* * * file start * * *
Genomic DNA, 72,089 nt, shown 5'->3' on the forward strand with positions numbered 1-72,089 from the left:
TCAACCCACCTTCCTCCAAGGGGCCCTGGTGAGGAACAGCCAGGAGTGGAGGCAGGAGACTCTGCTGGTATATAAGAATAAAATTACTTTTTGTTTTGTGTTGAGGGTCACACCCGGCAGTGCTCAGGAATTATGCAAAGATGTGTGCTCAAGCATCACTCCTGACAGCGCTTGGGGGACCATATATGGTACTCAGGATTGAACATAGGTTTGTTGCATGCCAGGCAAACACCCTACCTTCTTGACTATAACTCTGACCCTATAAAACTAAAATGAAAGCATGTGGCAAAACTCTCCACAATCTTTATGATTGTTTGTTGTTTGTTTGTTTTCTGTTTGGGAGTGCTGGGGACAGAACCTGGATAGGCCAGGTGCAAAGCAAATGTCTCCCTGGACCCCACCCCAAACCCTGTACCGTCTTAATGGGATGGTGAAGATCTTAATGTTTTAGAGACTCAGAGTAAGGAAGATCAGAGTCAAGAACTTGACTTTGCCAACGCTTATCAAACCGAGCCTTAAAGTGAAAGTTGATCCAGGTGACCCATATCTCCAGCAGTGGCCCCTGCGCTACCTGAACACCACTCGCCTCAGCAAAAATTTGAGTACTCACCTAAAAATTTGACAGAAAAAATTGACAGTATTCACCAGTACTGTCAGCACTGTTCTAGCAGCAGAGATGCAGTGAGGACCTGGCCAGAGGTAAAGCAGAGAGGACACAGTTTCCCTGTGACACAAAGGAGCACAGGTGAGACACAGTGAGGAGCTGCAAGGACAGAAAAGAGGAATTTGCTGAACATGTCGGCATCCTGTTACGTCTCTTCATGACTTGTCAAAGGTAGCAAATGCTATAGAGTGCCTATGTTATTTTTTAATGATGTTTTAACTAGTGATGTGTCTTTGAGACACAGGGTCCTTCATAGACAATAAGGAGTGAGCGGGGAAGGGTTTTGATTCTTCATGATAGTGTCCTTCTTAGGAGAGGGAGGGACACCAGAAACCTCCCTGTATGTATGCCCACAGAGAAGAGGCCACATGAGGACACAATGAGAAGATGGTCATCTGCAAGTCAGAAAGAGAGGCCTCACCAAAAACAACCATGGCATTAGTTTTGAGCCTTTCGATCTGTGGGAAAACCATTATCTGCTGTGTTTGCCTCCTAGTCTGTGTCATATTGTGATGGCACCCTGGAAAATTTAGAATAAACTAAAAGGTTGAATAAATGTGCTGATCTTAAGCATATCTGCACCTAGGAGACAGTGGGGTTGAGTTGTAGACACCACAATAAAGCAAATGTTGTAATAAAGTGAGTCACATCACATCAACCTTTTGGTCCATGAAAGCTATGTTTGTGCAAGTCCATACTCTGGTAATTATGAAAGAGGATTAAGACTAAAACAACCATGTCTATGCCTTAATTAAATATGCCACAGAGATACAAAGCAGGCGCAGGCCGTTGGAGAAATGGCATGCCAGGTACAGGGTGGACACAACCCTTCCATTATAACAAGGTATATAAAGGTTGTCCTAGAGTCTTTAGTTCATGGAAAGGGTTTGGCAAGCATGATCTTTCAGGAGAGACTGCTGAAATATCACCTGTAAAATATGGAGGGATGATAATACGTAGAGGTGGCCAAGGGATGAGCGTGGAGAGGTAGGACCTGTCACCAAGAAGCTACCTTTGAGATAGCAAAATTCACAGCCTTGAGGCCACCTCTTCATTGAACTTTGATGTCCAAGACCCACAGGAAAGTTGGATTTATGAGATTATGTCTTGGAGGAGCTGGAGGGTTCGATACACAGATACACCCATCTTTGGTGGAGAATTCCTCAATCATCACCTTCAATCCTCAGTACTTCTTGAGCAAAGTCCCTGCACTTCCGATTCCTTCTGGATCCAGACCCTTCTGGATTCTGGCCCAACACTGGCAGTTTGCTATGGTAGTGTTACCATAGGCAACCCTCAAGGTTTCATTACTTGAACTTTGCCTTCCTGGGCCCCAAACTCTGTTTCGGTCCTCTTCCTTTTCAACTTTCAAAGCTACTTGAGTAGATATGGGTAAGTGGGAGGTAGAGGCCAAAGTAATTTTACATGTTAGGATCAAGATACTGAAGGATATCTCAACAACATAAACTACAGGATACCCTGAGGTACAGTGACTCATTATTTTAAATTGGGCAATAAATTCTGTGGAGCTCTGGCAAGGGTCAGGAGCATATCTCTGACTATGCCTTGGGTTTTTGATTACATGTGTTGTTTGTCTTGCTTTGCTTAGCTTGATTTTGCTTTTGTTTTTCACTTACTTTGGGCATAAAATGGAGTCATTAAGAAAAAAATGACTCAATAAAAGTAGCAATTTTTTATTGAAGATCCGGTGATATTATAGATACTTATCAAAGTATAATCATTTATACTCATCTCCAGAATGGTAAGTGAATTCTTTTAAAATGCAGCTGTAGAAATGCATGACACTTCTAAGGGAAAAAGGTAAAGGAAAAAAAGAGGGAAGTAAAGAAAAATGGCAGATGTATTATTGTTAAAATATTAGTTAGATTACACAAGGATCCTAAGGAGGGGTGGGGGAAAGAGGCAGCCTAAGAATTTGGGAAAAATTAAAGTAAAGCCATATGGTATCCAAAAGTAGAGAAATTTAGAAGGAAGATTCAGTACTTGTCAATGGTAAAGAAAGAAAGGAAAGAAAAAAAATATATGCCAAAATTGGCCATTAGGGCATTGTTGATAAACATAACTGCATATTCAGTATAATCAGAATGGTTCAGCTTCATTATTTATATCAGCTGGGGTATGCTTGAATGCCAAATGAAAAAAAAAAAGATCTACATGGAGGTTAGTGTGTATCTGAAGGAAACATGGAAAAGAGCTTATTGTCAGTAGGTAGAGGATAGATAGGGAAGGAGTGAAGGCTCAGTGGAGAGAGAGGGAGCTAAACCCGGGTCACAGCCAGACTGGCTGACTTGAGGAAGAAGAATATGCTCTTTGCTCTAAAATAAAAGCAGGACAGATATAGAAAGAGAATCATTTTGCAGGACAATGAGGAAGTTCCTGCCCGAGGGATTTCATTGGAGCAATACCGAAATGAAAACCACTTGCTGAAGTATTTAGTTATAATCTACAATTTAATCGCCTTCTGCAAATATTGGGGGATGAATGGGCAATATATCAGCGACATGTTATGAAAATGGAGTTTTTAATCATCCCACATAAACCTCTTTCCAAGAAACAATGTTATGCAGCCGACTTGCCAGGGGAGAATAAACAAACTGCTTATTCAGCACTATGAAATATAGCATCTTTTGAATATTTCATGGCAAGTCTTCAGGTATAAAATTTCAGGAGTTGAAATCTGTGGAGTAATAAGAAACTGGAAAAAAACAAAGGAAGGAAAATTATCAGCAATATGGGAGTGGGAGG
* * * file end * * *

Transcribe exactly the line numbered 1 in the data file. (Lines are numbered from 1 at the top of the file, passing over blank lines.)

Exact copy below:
Genomic DNA, 72,089 nt, shown 5'->3' on the forward strand with positions numbered 1-72,089 from the left: